The Best Fig Chutney in the World……ever!


We have approximately 15 fig trees of various types, white, black, yellow, bright green ( even when fully ripe) and one that has green and yellow stripes. This year they have been prolific. I’ve processed over 30 kgs so far, mostly drying them halved or whole. I’ve made fig and orange jam, which is so-so (and definitely not as good as the cherry or apricot jams I’ve made this year, or the marmalade). I made figs in balsamic vinegar (lovely) and took that a step further by making figs in homemade blackberry vinegar (heavenly) and then came across this recipe from A Mother in France blog site. Not only is this the best fig chutney ever, it’s about as close to Branston Pickle as you could get!

For any Brits living overseas who crave Branston but can’t find it this is the recipe to try – and believe me, I’ve tried every Branston copy cat recipe on the internet, none have come close.

 

Source: The Best Fig Chutney in the World……ever!

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More Lemons – zero waste

Apologies to anyone who has already read this on my Facebook page last week (before I deleted my account), but I’m going to repeat that post here.

My neighbour bought over huge bucket of lemons last week, about 60 – so I spent the whole weekend processing them.

10 went into a jar with salt and spices to make Moroccan preserved lemons

another 10 sliced and frozen to put in summer drinks

the rest were zested and juiced, the juice and half the zest frozen for later use.

The remaining zest is being steeped in aguadente ( local fire water) and will become Limoncello in about a month or so.

Manky zest and scrap ends of lemons put into a container to make citrus enzyme cleaner.

left over pith boiled up for a couple hours to make pectin, now frozen in ice cube trays for later use in jam-making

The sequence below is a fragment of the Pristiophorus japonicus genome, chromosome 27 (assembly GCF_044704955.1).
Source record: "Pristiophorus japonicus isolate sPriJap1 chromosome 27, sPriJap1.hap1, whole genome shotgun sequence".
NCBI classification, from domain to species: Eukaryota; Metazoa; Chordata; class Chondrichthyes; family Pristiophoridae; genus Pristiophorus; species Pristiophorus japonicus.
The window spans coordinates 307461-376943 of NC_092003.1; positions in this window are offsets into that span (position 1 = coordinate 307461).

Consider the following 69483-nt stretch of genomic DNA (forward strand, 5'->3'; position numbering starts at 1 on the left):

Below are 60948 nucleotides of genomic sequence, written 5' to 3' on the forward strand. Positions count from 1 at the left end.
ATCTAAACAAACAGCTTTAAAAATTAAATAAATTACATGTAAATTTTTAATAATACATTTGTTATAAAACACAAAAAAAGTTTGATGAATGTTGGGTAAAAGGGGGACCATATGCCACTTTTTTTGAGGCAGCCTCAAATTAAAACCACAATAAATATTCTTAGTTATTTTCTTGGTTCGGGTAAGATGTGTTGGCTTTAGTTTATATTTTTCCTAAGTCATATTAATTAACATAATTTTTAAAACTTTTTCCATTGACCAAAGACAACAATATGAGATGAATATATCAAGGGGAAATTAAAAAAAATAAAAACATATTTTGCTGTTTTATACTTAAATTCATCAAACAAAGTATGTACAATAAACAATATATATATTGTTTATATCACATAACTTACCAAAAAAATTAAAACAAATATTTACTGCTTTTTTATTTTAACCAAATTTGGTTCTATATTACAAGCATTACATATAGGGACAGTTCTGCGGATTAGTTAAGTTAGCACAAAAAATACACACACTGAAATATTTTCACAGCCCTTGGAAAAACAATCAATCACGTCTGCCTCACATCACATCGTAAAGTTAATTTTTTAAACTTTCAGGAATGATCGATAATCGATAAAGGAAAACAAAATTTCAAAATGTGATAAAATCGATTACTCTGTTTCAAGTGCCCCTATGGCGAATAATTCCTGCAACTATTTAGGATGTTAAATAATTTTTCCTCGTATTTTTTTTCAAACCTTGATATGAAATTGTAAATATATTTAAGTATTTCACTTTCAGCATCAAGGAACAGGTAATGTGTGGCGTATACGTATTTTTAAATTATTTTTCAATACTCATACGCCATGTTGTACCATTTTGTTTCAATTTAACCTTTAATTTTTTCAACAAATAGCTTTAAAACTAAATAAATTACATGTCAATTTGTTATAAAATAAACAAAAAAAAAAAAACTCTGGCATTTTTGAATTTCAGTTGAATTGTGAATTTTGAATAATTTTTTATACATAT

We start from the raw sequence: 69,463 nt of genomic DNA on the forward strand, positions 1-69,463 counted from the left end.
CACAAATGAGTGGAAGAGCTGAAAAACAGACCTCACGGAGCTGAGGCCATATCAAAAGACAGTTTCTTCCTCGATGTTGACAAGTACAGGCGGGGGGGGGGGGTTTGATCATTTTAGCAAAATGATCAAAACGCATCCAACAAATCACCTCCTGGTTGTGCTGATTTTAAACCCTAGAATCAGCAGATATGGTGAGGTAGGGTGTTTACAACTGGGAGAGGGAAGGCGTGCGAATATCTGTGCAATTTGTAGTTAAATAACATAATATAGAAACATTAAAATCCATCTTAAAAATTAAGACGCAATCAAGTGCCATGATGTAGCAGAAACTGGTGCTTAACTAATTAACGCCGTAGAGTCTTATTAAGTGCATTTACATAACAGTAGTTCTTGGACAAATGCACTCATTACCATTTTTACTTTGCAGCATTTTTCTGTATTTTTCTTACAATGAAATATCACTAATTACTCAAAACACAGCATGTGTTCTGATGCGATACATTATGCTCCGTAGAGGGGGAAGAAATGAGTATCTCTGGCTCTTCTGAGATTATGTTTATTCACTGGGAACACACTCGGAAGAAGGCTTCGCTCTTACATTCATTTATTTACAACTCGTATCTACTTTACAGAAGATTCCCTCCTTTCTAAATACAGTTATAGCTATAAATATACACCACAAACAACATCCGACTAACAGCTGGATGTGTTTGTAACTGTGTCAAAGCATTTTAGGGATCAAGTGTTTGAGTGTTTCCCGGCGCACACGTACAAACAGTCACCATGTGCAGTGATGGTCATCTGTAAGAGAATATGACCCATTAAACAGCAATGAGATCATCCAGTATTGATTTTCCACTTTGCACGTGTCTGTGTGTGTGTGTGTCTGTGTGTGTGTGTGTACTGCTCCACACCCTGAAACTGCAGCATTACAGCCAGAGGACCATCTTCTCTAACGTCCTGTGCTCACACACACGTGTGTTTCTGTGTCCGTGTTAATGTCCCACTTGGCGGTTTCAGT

Half the boiled up pith became the marinade for that night’s lemon and tarragon chicken, and the rest was fed to the pigs.

The zest that is currently making Limoncello will be blended and used in a dessert, and the leftovers from the citrus cleaner will be composted, absolutely zero-waste!

 

 

 

 

Blackberry and Hibiscus Jam

This has to be one of the nicest jams I’ve ever made, and so simple. It is tangy and fruity and not too sweet, I don’t like sweet jams, which is why I don’t buy commercially prepared ones!

1 500ml jug full of blackberries
1 500ml jug of strong hibiscus infusion
1/2 a 500ml jug of sugar ( preferably raw organic)
Couple of teaspoons of lemon juice.

Throw it all in the pan on a medium heat until the sugar has dissolved, and then turn up the heat to a rolling boil until it starts to thicken, about 30 minutes.

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The hibiscus infusion gives it a lovely deep red colour.

I also added in a handful of black currants that I’d had left over from breakfast, so the final colour came out quite dark, but lovely.

Blackberry jam can quickly go beyond setting point, and becomes as hard as rock. You think it hasn’t reached setting point, and the minute you’re convinced it has, it’s too late. I know this from bitter experience. I once made about a dozen jars of the stuff and it was inedible. Great flavour, just couldn’t get it out of the jars!